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IMF agreement to be inked next week: Rana Sanaullah

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  • “Govt has fulfilled all requirements of IMF,” the interior minister says.
  • He adds after agreement relief could be passed on to the public.
  • Pakistan and IMF are engaged in tough talks since late January.

ISLAMABAD: With all eyes on the International Monetary Fund (IMF) for their final nod, Interior Minister Rana Sanaullah has said the agreement with the lender would be inked formally during next week, Radio Pakistan reported on Tuesday.

The two sides are engaged in tough talks to reach a consensus on multiple conditions since late January before signing the deal which also includes external financing from friendly countries.

Sanaullah, addressing a public gathering in Faisalabad, said that the government has fulfilled its all requirements and after the agreement relief could be passed on to the public.

A day earlier, Finance Minister Ishaq Dar told Geo News that Pakistan has “fulfilled all the conditions” of the IMF and hoped that the Fund will soon sign the staff-level agreement, paving the way for the release of the $1.1 billion tranche.

Dar said both Saudi Arabia and the United Arab Emirates (UAE) have informed the IMF about their commitments to provide $3 billion to Pakistan.

Riyadh will provide $2 billion while Abu Dhabi has promised $1 billion to Pakistan, Dar said, adding that the Washington-based lender has also been informed in this regard.

The finance minister said all the conditions for the staff-level agreement between Pakistan and IMF have been fulfilled.

“Pakistan is hopeful that IMF will soon sign the SLA and get it approved by its Executive Board,” Dar added.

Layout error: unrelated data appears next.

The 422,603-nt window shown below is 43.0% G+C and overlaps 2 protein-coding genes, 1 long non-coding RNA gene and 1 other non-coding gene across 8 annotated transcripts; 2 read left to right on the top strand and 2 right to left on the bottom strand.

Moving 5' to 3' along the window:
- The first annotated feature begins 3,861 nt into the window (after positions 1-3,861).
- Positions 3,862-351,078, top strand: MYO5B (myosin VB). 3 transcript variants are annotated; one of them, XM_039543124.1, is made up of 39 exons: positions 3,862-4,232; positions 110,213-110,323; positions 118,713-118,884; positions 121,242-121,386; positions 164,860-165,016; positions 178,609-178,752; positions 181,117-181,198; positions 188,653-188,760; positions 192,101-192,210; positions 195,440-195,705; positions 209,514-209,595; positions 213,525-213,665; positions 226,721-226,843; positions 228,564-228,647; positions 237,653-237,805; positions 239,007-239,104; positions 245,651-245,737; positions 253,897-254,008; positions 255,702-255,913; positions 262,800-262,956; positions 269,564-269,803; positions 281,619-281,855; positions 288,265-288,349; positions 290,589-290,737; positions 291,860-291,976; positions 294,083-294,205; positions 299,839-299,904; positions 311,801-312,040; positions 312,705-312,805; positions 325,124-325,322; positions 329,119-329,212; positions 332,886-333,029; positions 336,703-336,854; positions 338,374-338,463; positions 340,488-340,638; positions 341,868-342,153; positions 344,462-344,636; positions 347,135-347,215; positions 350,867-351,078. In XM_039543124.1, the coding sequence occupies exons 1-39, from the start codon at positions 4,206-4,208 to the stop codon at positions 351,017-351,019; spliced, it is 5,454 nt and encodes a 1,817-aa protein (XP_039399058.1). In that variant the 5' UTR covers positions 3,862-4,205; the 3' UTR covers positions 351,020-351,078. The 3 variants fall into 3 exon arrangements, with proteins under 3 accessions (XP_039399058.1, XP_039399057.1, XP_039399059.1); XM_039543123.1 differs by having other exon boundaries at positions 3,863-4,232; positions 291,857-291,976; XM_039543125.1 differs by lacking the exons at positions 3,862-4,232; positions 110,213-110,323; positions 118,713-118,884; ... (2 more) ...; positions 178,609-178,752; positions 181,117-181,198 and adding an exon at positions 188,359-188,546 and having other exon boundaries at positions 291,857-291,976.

The country’s foreign exchange reserves have fallen to cover barely a month of imports after the IMF funding stalled in November, hit by snags over fiscal policy adjustments after officials of the lender visited Islamabad in February for talks.

They formed part of a ninth review exercise on a bailout package of $6.5 billion agreed upon in 2019 whose resumption is critical for Pakistan to avoid risking default on external payment obligations.

Pakistan had to complete actions demanded by the IMF, such as reversing subsidies in its power, export and farming sectors, hikes in the prices of energy and fuel, and a permanent power surcharge, among other measures.

These steps included jacking up its key policy rate to an all-time high of 21%, a market-based exchange rate, arranging for external financing, and raising more than Rs170 billion ($613 million) in new taxes.

The fiscal adjustments have already fuelled Pakistan’s highest inflation ever, which climbed in March to more than 35% on the year.

The IMF programme will disburse another tranche of $1.4 billion to Pakistan before it concludes in June.

Funds from the lender will also unlock other bilateral and multilateral financings for the cash-strapped country.

Neighbouring China has rolled over $2 billion and refinanced another $1.3 billion in recent weeks.

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Pakistani stocks are rising, and the KSE-100 breaks the 69,000 barrier.

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The benchmark KSE-100 Index increased 1.76 percent on Monday, passing beyond the 69,000 barrier for the first time in its history. This maintained Pakistani stock market’s record-breaking run, as investors remained upbeat about potential rate cuts by the central bank.

The most recent advances also follow Prime Minister Shehbaz Sharif’s iftar dinner given by Saudi Crown Prince Mohammed bin Salman in Makkah, at a time when Riyadh is anticipated to announce an approximately $1 billion investment in Reko Diq, one of the world’s greatest reserves of copper and gold.

After reaching a high of 69,720.03, the KSE-100 Index concluded at 69,619.98 with a net gain of 1,203.20 points by the time trading was closed for the day. This was due to international investors, both individual and institutional, making purchases.